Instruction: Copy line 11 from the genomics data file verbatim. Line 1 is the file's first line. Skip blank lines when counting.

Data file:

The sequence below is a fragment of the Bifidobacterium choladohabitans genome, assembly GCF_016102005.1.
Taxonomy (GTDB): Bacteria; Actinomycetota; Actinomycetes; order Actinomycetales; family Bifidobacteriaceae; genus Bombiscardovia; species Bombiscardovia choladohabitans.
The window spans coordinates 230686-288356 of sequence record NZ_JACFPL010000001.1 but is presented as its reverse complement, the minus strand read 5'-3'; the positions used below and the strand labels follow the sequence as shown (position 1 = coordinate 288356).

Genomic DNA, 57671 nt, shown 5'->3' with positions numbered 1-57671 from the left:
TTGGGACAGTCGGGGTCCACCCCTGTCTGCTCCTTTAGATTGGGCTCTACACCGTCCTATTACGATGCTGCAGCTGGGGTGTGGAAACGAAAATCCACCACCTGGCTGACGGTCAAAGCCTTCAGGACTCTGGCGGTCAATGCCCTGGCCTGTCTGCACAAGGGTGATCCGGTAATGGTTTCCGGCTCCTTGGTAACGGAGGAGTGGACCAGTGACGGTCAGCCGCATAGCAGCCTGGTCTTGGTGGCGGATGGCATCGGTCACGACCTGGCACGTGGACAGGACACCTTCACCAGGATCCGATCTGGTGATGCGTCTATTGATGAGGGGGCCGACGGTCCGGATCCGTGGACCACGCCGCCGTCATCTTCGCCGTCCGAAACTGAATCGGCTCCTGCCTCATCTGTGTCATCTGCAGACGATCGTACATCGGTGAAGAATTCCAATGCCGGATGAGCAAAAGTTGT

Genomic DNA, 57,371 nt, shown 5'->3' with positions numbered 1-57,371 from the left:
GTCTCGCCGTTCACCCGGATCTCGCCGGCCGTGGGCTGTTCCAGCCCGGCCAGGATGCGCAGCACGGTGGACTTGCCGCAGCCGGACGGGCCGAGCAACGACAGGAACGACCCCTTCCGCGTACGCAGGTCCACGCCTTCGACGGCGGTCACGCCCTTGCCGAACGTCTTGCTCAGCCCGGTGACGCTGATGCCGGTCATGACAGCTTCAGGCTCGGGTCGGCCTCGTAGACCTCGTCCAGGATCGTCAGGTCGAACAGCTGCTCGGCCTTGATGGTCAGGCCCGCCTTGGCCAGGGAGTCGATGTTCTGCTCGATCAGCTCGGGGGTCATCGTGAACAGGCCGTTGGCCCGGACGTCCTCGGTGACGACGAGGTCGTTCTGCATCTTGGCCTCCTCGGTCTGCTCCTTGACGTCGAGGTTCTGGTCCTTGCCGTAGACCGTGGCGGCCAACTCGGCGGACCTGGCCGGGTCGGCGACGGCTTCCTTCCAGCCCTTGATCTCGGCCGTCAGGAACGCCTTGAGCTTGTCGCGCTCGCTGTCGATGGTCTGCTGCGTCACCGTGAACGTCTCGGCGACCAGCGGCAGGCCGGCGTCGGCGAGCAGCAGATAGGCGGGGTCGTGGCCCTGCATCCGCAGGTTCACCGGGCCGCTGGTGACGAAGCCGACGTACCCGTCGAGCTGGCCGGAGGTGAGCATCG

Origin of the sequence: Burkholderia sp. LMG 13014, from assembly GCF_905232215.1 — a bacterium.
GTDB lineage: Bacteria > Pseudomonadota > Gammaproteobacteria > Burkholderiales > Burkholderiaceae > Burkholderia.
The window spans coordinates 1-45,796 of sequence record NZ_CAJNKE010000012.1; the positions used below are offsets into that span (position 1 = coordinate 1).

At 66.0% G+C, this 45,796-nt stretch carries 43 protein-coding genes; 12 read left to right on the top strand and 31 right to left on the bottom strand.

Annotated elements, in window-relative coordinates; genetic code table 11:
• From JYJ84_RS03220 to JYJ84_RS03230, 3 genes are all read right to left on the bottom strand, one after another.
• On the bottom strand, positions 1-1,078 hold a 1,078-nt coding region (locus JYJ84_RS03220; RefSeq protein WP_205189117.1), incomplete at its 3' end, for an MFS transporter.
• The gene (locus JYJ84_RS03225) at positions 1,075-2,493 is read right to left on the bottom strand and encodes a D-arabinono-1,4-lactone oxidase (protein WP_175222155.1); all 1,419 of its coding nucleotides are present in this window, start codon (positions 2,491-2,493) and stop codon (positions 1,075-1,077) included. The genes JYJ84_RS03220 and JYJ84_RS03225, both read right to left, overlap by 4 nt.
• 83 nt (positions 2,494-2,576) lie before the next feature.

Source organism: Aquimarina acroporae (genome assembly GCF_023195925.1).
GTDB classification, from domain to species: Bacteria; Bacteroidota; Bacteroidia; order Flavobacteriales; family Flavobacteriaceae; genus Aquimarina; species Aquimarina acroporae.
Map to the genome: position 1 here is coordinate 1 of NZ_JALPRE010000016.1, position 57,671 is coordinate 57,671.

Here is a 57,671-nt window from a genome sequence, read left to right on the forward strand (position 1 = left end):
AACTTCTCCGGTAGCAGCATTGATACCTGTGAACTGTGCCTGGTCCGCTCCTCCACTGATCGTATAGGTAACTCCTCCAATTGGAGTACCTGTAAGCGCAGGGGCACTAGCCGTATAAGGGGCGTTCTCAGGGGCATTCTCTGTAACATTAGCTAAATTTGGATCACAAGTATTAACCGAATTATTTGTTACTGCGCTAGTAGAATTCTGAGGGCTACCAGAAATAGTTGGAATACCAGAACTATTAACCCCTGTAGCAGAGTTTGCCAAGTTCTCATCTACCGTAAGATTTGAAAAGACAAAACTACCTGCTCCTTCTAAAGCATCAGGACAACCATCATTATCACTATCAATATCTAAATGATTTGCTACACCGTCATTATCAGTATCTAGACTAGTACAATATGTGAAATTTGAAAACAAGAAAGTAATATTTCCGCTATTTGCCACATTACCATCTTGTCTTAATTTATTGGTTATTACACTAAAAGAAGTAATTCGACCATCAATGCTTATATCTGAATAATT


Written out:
At 66.0% G+C, this 45,796-nt stretch carries 43 protein-coding genes; 12 read left to right on the top strand and 31 right to left on the bottom strand.